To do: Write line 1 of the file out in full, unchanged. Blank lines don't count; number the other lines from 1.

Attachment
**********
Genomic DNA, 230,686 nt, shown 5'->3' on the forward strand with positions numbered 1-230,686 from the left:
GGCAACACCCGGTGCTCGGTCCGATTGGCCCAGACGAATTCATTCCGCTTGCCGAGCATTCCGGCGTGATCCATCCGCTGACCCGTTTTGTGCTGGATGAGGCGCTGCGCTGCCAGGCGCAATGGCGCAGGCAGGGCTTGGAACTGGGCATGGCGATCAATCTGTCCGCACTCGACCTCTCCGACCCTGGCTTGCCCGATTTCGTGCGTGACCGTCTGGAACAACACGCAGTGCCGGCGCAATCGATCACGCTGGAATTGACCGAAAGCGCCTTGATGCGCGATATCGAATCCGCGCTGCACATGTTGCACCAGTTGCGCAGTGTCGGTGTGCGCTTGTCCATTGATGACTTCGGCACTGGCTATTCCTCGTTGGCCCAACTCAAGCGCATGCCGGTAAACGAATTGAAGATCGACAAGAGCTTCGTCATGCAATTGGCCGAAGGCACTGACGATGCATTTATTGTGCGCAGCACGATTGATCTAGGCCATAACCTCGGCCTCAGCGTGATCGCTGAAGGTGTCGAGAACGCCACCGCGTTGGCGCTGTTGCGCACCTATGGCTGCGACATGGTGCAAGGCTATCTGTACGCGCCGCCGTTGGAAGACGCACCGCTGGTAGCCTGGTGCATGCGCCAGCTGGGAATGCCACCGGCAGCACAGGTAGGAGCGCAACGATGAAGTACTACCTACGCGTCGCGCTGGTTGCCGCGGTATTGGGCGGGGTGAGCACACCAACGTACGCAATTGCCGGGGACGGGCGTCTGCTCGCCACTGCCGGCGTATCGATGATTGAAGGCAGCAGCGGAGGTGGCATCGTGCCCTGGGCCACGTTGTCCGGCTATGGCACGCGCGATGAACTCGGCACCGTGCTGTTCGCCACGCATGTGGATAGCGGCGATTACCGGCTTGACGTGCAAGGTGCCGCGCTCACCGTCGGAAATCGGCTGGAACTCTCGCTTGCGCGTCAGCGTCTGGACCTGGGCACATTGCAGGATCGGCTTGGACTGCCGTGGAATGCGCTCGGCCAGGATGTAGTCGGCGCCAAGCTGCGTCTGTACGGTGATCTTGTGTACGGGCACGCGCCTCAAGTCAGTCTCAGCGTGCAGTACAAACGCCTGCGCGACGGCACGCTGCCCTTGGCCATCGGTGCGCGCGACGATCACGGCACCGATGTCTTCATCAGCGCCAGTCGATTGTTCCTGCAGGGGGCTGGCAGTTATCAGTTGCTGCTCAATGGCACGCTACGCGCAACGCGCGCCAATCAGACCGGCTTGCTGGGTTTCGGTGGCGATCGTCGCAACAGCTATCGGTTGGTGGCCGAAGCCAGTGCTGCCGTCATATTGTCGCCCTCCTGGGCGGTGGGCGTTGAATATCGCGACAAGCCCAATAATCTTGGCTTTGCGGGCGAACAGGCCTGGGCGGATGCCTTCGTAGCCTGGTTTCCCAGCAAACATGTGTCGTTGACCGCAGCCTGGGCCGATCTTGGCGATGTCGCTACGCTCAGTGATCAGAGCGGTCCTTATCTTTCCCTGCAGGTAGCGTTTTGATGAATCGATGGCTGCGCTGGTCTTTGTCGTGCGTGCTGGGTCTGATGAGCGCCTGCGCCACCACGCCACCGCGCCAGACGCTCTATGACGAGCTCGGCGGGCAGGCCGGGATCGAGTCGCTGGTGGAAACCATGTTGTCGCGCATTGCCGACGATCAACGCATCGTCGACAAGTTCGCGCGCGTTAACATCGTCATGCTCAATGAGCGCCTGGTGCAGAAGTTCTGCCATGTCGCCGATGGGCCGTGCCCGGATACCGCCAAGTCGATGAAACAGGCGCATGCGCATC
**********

Genomic DNA, 230,686 nt, shown 5'->3' on the forward strand with positions numbered 1-230,686 from the left: